Offbeat Interview Series with Jamie
Jamie grew up in heart of Idaho, spending much of his youth pursuing his first passion: soccer. After playing at the collegiate level, he moved to London to coach for Arsenal’s community soccer program, which brought him coaching stints in Israel, the Philippines, and Greece. Once he finished his time abroad, he returned to McCall without an inkling of what his next step would be.
Then he found the river! Despite having grown up around the amazing rivers in Idaho, Jamie had never spent much time exploring the water. That all changed in 2016 when he began guiding in Hells Canyon and on the Lower Salmon. He immediately fell in love and tries his best to spend as much time as he can on the water. When Jamie isn’t floating down a river, you’ll find him skiing, reading, playing old school video games, and hiking with his two girls: Aspen the border collie and Nellie the golden retriever.
In your guiding career (on or off river), what has been your favorite “woohoo!” moment?
While not technically a guided trip, it did occur during my guiding career… which was rafting the Clarence River in New Zealand. Four of my friends and myself rented some boats from an outfitter in Clarence, hopped in a shuttle to the put in, and embarked on a 6 day, 120+ mile journey from source to sea. We were given 5 different map segments shoved in a 3 foot long pvc pipe. Each segment unfurled measured 2X3 feet. Trying to pull the correct map segment out in order see which camps were coming up or to identify any upcoming rapids was comical and often times we were way off the mark. The whole experience, right up to rafting into the ocean, was one big woohoo moment.
In your guiding career (on or off river), what has been your most memorable “uhoh!” moment?
My first year guiding was riddled with uhoh moments. The most memorable was asking my boat on my first commercially guided trip, whether they wanted to go big or not. They did. And we did. Total yard sale. Fortunately, one of the guests grabbed the beer cooler before it floated off to be someone else’s river booty.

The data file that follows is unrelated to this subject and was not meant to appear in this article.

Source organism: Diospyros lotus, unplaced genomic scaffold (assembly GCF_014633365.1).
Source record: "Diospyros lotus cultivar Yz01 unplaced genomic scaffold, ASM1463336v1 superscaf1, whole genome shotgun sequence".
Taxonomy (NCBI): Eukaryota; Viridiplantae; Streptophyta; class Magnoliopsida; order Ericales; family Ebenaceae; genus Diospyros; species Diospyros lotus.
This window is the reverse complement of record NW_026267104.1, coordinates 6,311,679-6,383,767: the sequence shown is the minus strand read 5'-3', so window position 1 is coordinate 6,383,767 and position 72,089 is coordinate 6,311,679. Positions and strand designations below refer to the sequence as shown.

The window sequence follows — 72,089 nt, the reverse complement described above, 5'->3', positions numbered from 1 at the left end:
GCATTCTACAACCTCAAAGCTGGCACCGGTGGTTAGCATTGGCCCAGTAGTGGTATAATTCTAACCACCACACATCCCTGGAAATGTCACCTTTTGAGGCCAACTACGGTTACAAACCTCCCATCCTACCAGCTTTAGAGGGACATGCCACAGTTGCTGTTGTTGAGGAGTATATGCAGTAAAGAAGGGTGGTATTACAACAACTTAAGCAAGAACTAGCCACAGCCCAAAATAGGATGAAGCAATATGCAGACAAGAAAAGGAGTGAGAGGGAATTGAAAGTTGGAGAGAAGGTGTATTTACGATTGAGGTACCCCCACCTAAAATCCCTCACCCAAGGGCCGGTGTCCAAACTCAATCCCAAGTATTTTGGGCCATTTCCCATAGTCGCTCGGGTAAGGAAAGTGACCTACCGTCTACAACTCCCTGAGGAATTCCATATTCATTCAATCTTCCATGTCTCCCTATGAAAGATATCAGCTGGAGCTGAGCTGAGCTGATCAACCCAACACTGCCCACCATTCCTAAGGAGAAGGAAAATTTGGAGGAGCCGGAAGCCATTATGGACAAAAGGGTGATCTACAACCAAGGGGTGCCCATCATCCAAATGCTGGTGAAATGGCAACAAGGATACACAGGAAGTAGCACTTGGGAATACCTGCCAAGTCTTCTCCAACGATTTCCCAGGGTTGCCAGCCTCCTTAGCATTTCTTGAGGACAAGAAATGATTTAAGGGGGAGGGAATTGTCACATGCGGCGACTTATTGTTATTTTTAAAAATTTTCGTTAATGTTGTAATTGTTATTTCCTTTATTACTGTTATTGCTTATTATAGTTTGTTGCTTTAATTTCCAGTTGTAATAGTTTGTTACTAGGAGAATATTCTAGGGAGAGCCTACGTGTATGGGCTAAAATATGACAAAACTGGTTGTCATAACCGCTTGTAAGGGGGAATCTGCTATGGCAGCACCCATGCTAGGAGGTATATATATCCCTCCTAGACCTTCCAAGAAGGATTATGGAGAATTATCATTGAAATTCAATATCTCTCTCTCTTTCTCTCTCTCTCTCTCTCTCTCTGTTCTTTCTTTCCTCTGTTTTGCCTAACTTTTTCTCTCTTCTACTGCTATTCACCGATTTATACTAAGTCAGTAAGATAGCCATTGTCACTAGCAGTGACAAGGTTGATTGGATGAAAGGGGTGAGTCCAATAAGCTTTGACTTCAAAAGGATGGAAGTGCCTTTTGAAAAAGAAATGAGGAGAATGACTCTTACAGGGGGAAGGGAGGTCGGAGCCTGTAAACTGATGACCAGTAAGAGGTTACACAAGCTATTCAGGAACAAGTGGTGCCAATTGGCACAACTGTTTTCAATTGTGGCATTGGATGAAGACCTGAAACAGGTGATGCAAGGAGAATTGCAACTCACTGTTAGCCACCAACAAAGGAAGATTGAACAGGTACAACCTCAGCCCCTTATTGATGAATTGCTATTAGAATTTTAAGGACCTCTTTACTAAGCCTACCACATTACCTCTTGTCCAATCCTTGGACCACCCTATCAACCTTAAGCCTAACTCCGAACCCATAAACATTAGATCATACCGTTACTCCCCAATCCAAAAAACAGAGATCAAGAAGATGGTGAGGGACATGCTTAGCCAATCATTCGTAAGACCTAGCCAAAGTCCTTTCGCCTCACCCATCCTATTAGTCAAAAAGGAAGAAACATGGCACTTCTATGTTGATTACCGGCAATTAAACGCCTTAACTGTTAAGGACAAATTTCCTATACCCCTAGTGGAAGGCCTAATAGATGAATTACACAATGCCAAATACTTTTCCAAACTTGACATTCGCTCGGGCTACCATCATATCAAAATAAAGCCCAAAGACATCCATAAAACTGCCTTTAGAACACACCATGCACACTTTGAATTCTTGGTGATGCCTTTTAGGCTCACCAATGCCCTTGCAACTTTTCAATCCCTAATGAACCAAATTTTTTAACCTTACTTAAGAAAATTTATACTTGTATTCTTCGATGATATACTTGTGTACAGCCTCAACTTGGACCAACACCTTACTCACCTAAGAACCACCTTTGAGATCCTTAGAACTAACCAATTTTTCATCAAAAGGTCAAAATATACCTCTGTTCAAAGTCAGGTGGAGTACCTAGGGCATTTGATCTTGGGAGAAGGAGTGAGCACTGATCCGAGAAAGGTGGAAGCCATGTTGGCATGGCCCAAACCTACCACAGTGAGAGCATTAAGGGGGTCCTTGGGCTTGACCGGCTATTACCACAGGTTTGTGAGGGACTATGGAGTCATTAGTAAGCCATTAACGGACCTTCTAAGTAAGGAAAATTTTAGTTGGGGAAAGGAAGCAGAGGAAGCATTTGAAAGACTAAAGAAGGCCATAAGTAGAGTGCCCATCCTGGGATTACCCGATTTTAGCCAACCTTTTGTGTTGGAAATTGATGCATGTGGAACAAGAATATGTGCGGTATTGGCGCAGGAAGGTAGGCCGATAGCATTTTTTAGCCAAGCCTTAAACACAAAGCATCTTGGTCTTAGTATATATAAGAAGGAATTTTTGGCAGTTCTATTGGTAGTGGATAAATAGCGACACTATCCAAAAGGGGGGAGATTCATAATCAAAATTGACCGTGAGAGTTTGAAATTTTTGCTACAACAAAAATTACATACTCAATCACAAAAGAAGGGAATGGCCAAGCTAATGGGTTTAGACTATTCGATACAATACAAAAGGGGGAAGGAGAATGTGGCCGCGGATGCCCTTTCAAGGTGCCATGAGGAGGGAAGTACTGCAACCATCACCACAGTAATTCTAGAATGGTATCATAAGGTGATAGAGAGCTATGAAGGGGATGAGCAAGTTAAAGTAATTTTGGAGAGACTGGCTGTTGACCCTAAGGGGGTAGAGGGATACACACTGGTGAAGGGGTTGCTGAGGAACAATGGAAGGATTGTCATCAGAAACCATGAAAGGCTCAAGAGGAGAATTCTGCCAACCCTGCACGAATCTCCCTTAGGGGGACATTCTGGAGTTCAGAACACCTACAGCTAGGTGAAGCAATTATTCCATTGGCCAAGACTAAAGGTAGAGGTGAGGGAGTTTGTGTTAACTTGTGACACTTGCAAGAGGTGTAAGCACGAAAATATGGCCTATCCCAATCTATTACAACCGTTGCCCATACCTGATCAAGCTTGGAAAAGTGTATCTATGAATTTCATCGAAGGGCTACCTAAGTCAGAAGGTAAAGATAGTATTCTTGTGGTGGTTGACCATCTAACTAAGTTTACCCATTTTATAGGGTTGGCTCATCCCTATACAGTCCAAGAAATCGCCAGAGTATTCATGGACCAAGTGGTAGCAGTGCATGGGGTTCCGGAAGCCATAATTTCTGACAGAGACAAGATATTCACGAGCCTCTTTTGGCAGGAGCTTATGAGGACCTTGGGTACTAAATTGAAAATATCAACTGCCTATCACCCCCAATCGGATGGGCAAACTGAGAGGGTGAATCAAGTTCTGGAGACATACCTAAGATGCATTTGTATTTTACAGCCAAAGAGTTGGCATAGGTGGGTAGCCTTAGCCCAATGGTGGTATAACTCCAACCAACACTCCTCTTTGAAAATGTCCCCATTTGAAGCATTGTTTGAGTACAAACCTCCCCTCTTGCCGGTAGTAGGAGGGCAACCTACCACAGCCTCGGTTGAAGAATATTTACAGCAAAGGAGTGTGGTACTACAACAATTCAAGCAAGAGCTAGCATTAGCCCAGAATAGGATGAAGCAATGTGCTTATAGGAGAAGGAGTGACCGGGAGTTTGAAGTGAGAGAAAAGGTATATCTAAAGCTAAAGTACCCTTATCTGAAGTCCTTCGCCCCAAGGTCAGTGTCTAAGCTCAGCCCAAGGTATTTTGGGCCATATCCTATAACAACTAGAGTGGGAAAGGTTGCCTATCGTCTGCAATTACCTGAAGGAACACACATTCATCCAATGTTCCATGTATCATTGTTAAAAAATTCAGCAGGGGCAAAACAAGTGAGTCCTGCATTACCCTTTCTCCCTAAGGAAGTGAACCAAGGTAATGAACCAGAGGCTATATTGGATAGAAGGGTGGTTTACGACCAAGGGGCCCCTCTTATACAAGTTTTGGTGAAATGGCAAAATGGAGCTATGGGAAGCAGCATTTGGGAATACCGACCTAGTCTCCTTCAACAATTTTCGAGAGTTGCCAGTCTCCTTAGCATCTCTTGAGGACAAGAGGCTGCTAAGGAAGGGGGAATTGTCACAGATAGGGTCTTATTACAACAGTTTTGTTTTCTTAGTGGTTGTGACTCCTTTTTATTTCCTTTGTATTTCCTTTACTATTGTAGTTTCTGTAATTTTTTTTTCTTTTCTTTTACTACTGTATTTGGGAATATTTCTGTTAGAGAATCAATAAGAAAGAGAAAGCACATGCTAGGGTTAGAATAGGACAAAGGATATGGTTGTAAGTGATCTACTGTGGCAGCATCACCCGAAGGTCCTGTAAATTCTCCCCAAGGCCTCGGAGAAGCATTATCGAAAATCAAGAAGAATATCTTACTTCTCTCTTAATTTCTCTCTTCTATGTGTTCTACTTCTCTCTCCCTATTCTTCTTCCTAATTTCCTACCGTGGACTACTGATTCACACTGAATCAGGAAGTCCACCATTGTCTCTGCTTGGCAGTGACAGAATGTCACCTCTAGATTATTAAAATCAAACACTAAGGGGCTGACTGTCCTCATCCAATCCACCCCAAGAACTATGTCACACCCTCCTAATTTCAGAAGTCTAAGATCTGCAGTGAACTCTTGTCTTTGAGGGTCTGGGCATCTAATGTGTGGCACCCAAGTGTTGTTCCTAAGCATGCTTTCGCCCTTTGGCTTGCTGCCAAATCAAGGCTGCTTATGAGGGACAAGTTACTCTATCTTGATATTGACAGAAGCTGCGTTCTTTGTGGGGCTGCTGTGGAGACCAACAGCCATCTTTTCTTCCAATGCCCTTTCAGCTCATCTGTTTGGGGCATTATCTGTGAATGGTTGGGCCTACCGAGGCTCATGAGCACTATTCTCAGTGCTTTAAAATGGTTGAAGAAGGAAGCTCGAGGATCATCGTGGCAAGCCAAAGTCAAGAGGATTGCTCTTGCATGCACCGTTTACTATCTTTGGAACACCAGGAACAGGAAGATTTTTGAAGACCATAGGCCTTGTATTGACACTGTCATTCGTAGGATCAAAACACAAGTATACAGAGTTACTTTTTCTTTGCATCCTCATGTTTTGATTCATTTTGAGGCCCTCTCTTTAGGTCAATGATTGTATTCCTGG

What is your favorite dress-up theme?
I’m pretty partial to onesies, but can get down with almost any costume.
What intrigues you about working for Canyons?
The culture of community and family that Canyons embodies. I experienced a trip with them several years ago and walked away feeling like Canyons was a family and one that I wanted to be apart of!
What are three words that describe you?
Hairy, assiduous, optimistic
What is your favorite thing about the Middle Fork or Main Salmon?
That free flowin livin. It’s pretty special these days to have such long stretches of water without dams or other man made impediments!
If you could be a river creature, which one and why?
Beaver. Because the beaver is nature’s water architect and is the only creature thus far that has figured out how to build dams that benefit the environment, not destroy it.
If you could bring anyone on a river trip, who would it be and why?
My grandma! She’s the best. I think her energy would match nicely with the rivers and she’d be a fun time!
What is one of your river rituals or superstitions?
If I scout a rapid and it looks intense, I have to throw some water in my face and put my sunglasses in my pfd.
What are your personal top 3 MUST HAVES on a river trip?
TOOTHBRUSH, camera, and a good attitude… and sunglasses
Where is your favorite groover spot?
That’s a tough one. I suppose out of the spots I’ve experienced thus far, Saddle Creek in Hells Canyon is up there for me. It’s feels like a 10 hour hike to the spot, but the view is worth it. I look forward to expanding my horizons this season and enjoying all the new groover spots.
What is the most important lesson the river has taught you so far?
So so many important lessons have been learned during my time on the water. It’s hard to break it down to the most important one, but if I were to take a stab it’d probably be somewhere along the lines of “be humble in success.” Every day the river throws new challenges, new moments at you. If you find yourself being successful, enjoy it, but don’t revel it. It can be ephemeral— one minute you’ve greased a line in a tough rapid, the next you’re pulling a swimmer out of the water. One meal you’ve grilled the most tender steak, the next you’re watching the Cornish game hens disappear behind a curtain of flames only to reappear as indistinguishable, black mounds. It’s important to have perspective and to work for success all the days and to be humble if you happen to find it.
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